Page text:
LinuxQuestions.org
Latest LQ Deal: Linux Power User Bundle
Go Back   LinuxQuestions.org > Forums > Linux Forums > Linux - General
User Name
Password
Linux - General This Linux forum is for general Linux questions and discussion.
If it is Linux Related and doesn't seem to fit in any other forum then this is the place.

Notices


Reply
  Search this Thread
Old 07-11-2006, 10:53 PM   #1
kinetik
Member
 
Registered: Dec 2005
Location: The most beautiful city in the world.
Distribution: Mostly RedHat. Also Suse, Ubuntu, PHLAK etc.
Posts: 149

Rep: Reputation: 15
Can a user login without having a password set?


Hi again friends!


I'm happy to report that no serious problems are bugging me this time, just curious.

I'm having an argument with one of my pals about whether a user would be able to gain access into Nix if his/ her account was created via "useradd -d /home/dummy -m -s /bin/bash -c "Dummy User" dummy".

Usually I'll set the password directly afterwards by doing a "passwd dummy" and entering the password. After that I know the user will be able to login.

Now the argument is that if no password was set afterwards via passwd, would the user be able to login? My stance is no. My pal says yes.


Am I right here or do I owe my friend a beer?

Last edited by kinetik; 07-11-2006 at 11:00 PM.
 
Old 07-12-2006, 01:05 AM   #2
zetabill
Member
 
Registered: Oct 2005
Location: Rhode Island, USA
Distribution: Slackware, Xubuntu
Posts: 348

Rep: Reputation: 31
Quote:
Originally Posted by kinetik
I'm having an argument with one of my pals about whether a user would be able to gain access into Nix if his/ her account was created via "useradd -d /home/dummy -m -s /bin/bash -c "Dummy User" dummy".

Usually I'll set the password directly afterwards by doing a "passwd dummy" and entering the password. After that I know the user will be able to login.

Now the argument is that if no password was set afterwards via passwd, would the user be able to login? My stance is no. My pal says yes.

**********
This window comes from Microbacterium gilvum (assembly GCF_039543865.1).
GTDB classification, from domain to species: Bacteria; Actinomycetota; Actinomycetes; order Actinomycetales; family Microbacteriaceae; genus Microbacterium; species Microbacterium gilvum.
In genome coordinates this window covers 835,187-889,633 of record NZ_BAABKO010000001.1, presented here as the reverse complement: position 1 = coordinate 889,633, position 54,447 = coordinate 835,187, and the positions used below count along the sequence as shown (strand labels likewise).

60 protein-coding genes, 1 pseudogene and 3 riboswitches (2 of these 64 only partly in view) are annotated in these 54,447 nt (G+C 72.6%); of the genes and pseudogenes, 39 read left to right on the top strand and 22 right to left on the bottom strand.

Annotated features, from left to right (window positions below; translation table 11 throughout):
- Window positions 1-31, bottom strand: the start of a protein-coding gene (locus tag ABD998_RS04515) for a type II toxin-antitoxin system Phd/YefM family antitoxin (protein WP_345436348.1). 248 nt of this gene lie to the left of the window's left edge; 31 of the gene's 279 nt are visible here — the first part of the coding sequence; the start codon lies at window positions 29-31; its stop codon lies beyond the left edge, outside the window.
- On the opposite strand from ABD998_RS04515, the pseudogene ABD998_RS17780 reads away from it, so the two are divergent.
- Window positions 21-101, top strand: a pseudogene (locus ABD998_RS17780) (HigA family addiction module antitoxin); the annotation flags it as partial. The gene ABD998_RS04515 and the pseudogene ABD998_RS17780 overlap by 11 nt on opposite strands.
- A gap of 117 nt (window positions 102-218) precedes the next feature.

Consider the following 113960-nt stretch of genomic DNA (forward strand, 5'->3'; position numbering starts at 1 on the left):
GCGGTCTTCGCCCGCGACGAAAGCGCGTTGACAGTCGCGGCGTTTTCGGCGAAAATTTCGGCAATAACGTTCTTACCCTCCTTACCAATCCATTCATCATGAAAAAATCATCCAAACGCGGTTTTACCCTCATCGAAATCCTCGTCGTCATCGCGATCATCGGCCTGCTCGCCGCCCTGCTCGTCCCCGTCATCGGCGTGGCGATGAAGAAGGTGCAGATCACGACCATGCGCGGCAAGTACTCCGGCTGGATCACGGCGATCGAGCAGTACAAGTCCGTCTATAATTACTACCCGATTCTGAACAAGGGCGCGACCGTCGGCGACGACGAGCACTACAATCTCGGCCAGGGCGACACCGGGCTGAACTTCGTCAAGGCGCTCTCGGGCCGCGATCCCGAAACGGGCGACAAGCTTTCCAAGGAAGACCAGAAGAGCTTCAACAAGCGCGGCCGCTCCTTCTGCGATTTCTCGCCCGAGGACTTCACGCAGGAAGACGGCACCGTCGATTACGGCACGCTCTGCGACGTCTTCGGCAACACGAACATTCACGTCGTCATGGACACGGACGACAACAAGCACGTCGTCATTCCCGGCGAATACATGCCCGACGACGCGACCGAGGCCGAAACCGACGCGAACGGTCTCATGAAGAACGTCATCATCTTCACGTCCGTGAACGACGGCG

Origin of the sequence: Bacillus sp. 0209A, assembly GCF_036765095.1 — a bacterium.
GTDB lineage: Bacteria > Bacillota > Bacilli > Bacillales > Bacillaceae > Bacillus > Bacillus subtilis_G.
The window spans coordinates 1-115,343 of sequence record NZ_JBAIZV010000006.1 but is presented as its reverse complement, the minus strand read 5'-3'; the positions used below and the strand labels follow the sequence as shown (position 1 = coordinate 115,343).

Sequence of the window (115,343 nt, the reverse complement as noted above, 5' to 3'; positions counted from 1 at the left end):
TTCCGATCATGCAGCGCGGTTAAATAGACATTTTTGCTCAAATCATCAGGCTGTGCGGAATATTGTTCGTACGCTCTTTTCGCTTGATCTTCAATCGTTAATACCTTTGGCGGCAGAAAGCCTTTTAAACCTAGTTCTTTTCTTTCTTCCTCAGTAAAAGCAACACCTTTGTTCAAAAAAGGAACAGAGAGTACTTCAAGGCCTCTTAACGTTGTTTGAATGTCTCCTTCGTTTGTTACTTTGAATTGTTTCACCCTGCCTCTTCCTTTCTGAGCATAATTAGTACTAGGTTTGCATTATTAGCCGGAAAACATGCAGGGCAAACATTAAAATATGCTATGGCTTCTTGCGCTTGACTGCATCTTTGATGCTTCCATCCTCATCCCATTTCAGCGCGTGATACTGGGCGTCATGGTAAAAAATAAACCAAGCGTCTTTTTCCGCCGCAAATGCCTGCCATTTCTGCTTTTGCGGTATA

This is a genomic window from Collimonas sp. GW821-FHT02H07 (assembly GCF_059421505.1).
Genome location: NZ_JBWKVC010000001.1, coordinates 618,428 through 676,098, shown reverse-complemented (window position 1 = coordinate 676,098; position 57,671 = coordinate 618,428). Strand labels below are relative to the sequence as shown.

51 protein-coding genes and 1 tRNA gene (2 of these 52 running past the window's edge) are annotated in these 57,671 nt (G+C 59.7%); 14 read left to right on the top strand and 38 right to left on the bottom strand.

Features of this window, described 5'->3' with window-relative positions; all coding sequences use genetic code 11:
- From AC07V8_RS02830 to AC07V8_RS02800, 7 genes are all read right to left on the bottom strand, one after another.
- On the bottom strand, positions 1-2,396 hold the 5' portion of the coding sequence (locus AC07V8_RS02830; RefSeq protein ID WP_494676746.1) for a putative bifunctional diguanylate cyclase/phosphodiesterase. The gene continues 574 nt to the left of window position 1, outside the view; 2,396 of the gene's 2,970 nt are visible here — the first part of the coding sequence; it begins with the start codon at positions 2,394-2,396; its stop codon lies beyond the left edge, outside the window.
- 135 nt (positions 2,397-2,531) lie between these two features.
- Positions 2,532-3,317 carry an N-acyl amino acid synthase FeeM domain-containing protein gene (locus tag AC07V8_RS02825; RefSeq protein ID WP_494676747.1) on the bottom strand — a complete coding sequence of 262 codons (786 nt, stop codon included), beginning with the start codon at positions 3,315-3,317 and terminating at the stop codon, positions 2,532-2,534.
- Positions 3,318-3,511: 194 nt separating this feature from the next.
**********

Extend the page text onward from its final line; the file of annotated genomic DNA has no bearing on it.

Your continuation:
Am I right here or do I owe my friend a beer?
You get to keep your beer my friend.

If you use useradd with those options and not getting asked the questions, passwd is not invoked automatically for you like normal. If you do not invoke passwd after creating an account in that fashion, then the account will be locked until root issues a password. Therefore making the account unusable by anyone. (All logins will fail)

Here is some info you might find useful:
At anytime you can use
Code:
passwd -l dummy
to lock any account other than root. It "scrambles" the entry in /etc/shadow to something ridiculous and unguessable, making the account unusable. If you want to restore the password to the value that existed before you locked it, you would issue
Code:
passwd -u dummy
and the password is usable again. That probably wouldn't be very good in the case of a newly created account because you want some control over it. If you don't want to give the account a password at all, even after creating it, you would do:
Code:
passwd -d dummy
This deletes whatever entry is in /etc/shadow for the dummy account. It doesn't matter if you never set the password (as in your question) or if it's locked or unlocked, the password is deleted and the login will not ask for a password.

If you feel a bit daring, there is a way to set the password with useradd:
Code:
useradd -p <passwd> dummy
If the -p option isn't there, then the default action is to lock the account. But the man page for useradd tells that <passwd> value is returned by the crypt function.

I'm not playing with that. But if you can figure it out let me know.

Enjoy that beer!

EDIT: All those commands as root... of course...

Last edited by zetabill; 07-12-2006 at 01:06 AM.
 
Old 07-12-2006, 01:06 AM   #3
pixellany
LQ Veteran
 
Registered: Nov 2005
Location: Annapolis, MD
Distribution: Arch/XFCE
Posts: 17,802

Rep: Reputation: 738Reputation: 738Reputation: 738Reputation: 738Reputation: 738Reputation: 738Reputation: 738
Quote:
Originally Posted by kinetik
Hi again friends!
Now the argument is that if no password was set afterwards via passwd, would the user be able to login? My stance is no. My pal says yes.

Am I right here or do I owe my friend a beer?
You win---but, you CAN set it so the new user can log in with no password. Edit the /etc/passwd file and remove the first "x" after the username. Now that user can get in with no password.

Here's the /etc/passwd entry for "dummy" with no password required:
Code:
dummy::503:505::/home/dummy:/bin/bash
 
Old 07-12-2006, 04:42 PM   #4
kinetik
Member